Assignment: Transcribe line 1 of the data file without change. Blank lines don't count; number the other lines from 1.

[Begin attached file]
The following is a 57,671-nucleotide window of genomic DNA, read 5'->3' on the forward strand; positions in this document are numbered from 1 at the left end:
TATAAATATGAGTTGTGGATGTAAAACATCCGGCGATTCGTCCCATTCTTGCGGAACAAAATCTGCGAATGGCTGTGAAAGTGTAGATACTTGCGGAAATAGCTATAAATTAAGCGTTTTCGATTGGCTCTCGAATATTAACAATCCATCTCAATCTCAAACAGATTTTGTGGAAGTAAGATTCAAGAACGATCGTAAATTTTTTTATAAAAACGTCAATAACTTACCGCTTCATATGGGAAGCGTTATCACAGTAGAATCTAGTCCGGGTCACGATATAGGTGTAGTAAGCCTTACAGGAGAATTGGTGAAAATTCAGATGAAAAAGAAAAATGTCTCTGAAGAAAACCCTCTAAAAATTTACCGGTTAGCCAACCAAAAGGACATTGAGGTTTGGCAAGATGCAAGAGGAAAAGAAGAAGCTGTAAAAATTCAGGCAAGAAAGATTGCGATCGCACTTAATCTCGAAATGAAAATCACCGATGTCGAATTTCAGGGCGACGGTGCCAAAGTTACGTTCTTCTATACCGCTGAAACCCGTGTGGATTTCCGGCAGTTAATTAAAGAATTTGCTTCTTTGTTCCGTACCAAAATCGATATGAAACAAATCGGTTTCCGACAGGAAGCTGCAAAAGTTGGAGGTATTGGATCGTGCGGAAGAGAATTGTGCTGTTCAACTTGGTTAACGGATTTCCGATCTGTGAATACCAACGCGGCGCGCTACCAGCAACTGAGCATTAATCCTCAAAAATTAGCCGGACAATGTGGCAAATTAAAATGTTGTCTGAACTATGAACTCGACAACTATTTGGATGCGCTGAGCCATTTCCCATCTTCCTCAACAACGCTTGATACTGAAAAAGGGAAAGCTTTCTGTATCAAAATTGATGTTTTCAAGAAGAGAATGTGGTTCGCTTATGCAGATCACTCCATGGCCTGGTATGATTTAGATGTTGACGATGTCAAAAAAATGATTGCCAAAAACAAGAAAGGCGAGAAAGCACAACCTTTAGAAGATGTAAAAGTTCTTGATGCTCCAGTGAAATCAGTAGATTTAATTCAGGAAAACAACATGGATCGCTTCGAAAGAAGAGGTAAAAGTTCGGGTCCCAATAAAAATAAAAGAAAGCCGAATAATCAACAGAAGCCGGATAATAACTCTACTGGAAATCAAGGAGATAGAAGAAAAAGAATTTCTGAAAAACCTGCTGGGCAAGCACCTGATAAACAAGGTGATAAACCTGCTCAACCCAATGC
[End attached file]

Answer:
The following is a 57,671-nucleotide window of genomic DNA, read 5'->3' on the forward strand; positions in this document are numbered from 1 at the left end: